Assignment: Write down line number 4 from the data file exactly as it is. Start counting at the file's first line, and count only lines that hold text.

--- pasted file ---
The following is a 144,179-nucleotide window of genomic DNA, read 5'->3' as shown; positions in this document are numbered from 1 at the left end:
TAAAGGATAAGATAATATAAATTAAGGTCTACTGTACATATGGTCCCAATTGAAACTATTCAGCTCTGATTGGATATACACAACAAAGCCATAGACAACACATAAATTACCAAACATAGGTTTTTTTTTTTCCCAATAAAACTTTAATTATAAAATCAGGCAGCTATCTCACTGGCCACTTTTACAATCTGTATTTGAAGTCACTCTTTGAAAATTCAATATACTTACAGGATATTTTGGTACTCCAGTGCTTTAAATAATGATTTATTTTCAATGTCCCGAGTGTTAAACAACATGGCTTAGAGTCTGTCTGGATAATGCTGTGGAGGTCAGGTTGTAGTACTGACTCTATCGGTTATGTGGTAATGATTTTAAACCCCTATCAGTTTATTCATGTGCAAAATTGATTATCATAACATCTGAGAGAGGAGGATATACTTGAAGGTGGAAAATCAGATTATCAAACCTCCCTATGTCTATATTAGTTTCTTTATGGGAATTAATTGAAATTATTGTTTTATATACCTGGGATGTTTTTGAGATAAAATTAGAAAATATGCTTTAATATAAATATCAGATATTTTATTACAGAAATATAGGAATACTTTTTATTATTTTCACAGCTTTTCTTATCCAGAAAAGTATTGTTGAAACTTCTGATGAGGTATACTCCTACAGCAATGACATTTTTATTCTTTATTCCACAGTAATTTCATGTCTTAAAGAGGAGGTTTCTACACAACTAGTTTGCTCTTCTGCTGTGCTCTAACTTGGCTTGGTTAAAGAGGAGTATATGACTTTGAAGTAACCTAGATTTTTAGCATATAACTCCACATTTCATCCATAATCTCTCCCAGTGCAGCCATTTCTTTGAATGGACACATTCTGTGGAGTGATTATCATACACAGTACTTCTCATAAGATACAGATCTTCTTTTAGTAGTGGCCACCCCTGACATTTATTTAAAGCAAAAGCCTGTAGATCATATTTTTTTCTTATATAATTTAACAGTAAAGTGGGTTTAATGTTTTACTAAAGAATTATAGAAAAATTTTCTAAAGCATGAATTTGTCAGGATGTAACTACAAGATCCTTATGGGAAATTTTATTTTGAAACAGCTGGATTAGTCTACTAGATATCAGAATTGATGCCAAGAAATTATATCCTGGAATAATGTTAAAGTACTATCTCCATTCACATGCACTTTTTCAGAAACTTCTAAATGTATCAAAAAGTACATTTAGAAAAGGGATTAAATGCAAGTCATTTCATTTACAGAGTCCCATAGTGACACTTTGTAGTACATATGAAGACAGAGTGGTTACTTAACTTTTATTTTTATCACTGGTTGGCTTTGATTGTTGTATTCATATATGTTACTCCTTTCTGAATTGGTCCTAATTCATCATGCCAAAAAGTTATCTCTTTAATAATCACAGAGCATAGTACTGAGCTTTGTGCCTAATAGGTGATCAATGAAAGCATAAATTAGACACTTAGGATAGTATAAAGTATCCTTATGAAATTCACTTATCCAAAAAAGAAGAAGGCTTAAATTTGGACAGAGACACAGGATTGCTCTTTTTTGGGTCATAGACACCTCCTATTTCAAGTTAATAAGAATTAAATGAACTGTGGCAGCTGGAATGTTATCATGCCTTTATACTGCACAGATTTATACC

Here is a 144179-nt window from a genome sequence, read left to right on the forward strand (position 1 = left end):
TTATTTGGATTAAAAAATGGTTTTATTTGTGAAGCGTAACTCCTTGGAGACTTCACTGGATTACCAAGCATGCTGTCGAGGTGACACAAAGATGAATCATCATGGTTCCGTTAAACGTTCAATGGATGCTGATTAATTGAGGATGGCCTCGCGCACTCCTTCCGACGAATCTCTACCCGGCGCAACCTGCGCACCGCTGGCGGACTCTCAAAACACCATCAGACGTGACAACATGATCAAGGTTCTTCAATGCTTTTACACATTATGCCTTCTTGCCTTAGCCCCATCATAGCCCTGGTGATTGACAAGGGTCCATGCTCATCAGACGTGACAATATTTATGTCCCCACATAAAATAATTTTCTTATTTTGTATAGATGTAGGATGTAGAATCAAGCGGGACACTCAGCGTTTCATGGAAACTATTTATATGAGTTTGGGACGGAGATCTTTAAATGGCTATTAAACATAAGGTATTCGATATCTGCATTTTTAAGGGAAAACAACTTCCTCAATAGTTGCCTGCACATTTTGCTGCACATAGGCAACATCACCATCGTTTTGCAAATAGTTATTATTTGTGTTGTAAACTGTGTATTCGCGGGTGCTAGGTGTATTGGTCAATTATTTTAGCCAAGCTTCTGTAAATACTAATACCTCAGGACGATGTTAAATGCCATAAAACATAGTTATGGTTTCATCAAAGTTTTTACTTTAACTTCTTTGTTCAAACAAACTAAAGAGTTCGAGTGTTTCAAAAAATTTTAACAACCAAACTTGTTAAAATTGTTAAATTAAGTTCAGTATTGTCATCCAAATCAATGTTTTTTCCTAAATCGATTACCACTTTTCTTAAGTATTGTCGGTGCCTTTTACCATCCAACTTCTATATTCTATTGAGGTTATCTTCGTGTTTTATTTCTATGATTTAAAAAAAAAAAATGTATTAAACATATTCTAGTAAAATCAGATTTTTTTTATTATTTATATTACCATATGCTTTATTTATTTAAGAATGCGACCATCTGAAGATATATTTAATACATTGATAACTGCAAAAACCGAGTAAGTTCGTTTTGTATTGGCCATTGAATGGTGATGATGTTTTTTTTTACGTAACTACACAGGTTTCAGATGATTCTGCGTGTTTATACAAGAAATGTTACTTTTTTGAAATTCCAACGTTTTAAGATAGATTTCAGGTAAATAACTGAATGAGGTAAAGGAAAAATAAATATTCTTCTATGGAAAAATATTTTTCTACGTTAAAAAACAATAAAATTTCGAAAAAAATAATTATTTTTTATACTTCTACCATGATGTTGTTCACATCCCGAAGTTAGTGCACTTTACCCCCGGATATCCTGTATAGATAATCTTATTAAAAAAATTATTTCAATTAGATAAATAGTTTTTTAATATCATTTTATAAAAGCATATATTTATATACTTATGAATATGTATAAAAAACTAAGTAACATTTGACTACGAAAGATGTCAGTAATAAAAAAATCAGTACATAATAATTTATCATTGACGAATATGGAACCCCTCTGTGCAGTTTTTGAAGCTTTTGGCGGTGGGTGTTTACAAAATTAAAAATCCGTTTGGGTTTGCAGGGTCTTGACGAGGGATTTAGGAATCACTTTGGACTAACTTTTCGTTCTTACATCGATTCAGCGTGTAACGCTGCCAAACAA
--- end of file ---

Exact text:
TTATTTGGATTAAAAAATGGTTTTATTTGTGAAGCGTAACTCCTTGGAGACTTCACTGGATTACCAAGCATGCTGTCGAGGTGACACAAAGATGAATCATCATGGTTCCGTTAAACGTTCAATGGATGCTGATTAATTGAGGATGGCCTCGCGCACTCCTTCCGACGAATCTCTACCCGGCGCAACCTGCGCACCGCTGGCGGACTCTCAAAACACCATCAGACGTGACAACATGATCAAGGTTCTTCAATGCTTTTACACATTATGCCTTCTTGCCTTAGCCCCATCATAGCCCTGGTGATTGACAAGGGTCCATGCTCATCAGACGTGACAATATTTATGTCCCCACATAAAATAATTTTCTTATTTTGTATAGATGTAGGATGTAGAATCAAGCGGGACACTCAGCGTTTCATGGAAACTATTTATATGAGTTTGGGACGGAGATCTTTAAATGGCTATTAAACATAAGGTATTCGATATCTGCATTTTTAAGGGAAAACAACTTCCTCAATAGTTGCCTGCACATTTTGCTGCACATAGGCAACATCACCATCGTTTTGCAAATAGTTATTATTTGTGTTGTAAACTGTGTATTCGCGGGTGCTAGGTGTATTGGTCAATTATTTTAGCCAAGCTTCTGTAAATACTAATACCTCAGGACGATGTTAAATGCCATAAAACATAGTTATGGTTTCATCAAAGTTTTTACTTTAACTTCTTTGTTCAAACAAACTAAAGAGTTCGAGTGTTTCAAAAAATTTTAACAACCAAACTTGTTAAAATTGTTAAATTAAGTTCAGTATTGTCATCCAAATCAATGTTTTTTCCTAAATCGATTACCACTTTTCTTAAGTATTGTCGGTGCCTTTTACCATCCAACTTCTATATTCTATTGAGGTTATCTTCGTGTTTTATTTCTATGATTTAAAAAAAAAAAATGTATTAAACATATTCTAGTAAAATCAGATTTTTTTTATTATTTATATTACCATATGCTTTATTTATTTAAGAATGCGACCATCTGAAGATATATTTAATACATTGATAACTGCAAAAACCGAGTAAGTTCGTTTTGTATTGGCCATTGAATGGTGATGATGTTTTTTTTTACGTAACTACACAGGTTTCAGATGATTCTGCGTGTTTATACAAGAAATGTTACTTTTTTGAAATTCCAACGTTTTAAGATAGATTTCAGGTAAATAACTGAATGAGGTAAAGGAAAAATAAATATTCTTCTATGGAAAAATATTTTTCTACGTTAAAAAACAATAAAATTTCGAAAAAAATAATTATTTTTTATACTTCTACCATGATGTTGTTCACATCCCGAAGTTAGTGCACTTTACCCCCGGATATCCTGTATAGATAATCTTATTAAAAAAATTATTTCAATTAGATAAATAGTTTTTTAATATCATTTTATAAAAGCATATATTTATATACTTATGAATATGTATAAAAAACTAAGTAACATTTGACTACGAAAGATGTCAGTAATAAAAAAATCAGTACATAATAATTTATCATTGACGAATATGGAACCCCTCTGTGCAGTTTTTGAAGCTTTTGGCGGTGGGTGTTTACAAAATTAAAAATCCGTTTGGGTTTGCAGGGTCTTGACGAGGGATTTAGGAATCACTTTGGACTAACTTTTCGTTCTTACATCGATTCAGCGTGTAACGCTGCCAAACAA